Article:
The renowned Austrian journalist, Hugo Portisch, who worked for the Austrian Information Service from 1953 to 1955 regarded those times as a very valuable formative experience. In 1953, Dr. Eugen Buresch took over as head of the Information Service in New York. The Information Service, which previously was a section of the Consulate General in New York, was established as an independent office located within the Consulate General. In these years before the signing of the State Treaty, relations between Austria and the U.S. were very strong. Portisch, who began in 1948 as a journalist working for the Wiener Tageszeitung, came to the U.S. as one of ten participants in a program for journalists financed by the Rockefeller Foundation in cooperation with the State Department and the University of Missouri. The academic program was followed by several internships with various U.S. newspapers throughout the country, giving him a clear insight and understanding of the U.S. media. He was keenly interested in extending his stay and was offered the opportunity to join the team of the Information Service in 1953.
Work in those days consisted of approaching American journalists, particularly those working for the New York Times, the Wall Street Journal and the Washington Post, with whom there was always excellent exchange and rapport, despite the fact that there was very little media coverage of Austria. Two important goals were to get out issues such as cultural exchange in the media and to provide information about Austria to schools and elite universities such as Harvard or Princeton, etc.
Another very important goal of the Information Service was to fulfil Austria’s moral obligation to Holocaust victims by reaching out to Autrian émigrés forced to leave during the war. For Portisch, his presence was viewed as that of a journalist rather than as a representative of the Consulate. It was therefore easier to initiate discussion; moreover, it was very much appreciated that an Austrian representative attend public events where these questions were raised, answers were given and contributions were offered. Looking back on those years, Portisch recalls that he had developed a particular awareness of the sensitivity of these issues. The White House and Secretary of State John Dulles knew of the Jewish Claims Conference’s efforts to address this issue and offered American support and financial help in coming to an arrangement similar to that of the German government.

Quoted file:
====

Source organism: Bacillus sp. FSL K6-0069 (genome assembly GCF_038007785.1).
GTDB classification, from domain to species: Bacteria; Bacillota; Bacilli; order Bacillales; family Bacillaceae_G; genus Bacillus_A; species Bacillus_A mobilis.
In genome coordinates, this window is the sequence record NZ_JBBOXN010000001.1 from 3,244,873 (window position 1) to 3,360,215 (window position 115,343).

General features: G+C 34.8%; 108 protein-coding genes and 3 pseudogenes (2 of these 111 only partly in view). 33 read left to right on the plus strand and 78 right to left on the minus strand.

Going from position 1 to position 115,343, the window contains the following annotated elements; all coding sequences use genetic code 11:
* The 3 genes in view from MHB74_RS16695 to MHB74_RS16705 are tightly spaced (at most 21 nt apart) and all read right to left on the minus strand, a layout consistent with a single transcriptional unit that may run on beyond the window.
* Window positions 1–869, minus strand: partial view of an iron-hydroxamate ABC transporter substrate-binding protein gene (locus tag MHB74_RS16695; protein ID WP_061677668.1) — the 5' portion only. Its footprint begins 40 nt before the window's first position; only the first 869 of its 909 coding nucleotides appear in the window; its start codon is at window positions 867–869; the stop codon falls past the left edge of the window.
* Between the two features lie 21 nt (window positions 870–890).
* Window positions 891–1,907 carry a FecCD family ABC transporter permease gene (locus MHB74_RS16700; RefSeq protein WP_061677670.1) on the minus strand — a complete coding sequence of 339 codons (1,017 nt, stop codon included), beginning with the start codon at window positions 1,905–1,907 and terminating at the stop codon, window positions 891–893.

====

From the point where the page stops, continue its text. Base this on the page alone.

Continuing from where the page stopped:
In November 1954, Federal Chancellor Julius Raab paid a state visit to the United States in order to meet with President Eisenhower and Foreign Minister Dulles in Washington. This was followed by travels to Florida, Chicago and the Northeastern part of the U.S., something which proved to be a logistical challenge for the small team working at the Information Service. Federal Chancellor Raab was accompanied by his secretary, Franz Karasek and the Political Director Josef Schöner. Accompanying Federal Chancellor Raab on his travels were also Austria’s Ambassador Karl Gruber and Hugo Portisch who acted as press spokesman for the delegation, also releasing the final statements. In addition, he sent daily reports to the Federal Press Service in Vienna.
In general, Portisch felt that Federal Chancellor Raab’s visit to the U.S. went very smoothly, however, there was no official statement regarding Austria’s moral responsibility for crimes committed under the National Socialists. Some form of apology was expected by the Americans. As a result demonstrators gathered in front of the Consulate General building displaying banners of protest. Portisch could not convince Raab that something should be said during the final conference held at the National Press Club. At the end of Raab’s visit, while sitting in the Waldorf Astoria, Portisch received a telegram from Hans Dichand. He had just taken over as head of the daily newspaper Neuer Wiener Kurier and he asked Portisch to join him in a cooperative effort. Thus, in 1955 he returned to Austria to work for the Kurier and later on succeeded Dichand as Editor-in-Chief.
Dr. Hugo Portisch, one of Austria’s most well-known journalists after World War II, was born in Bratislava in 1927. He studied history, German- and English Studies as well as Journalism and holds a Ph.D from the University of Vienna. Having begun his journalistic career in 1948 writing for the Wiener Tageszeiting, he studied in the USA in 1950, and in 1953 was assigned to the Austrian Information Service in New York, accompanying Federal Chancellor Juilius Raab during his visit to the U.S. in 1954. In 1954 Portisch joined the Kurier through Hans Dichand, succeeding him as Editor-in-Chief. He also worked with Bavarian television as political commentator. In 1968 Portisch became chief commentator of the Austrian Broadcasting Company, ORF. Alongside his profession, he wrote numerous books and contributed to well-known television series; for many years, he worked in London as foreign correspondent with Austrian Radio and TV. He was awarded with two Golden Cameras, three Romy distinctions for most popular commentator in 1990, 1992 and 1993, and in 2002 received the platinum Romy for his lifetime work.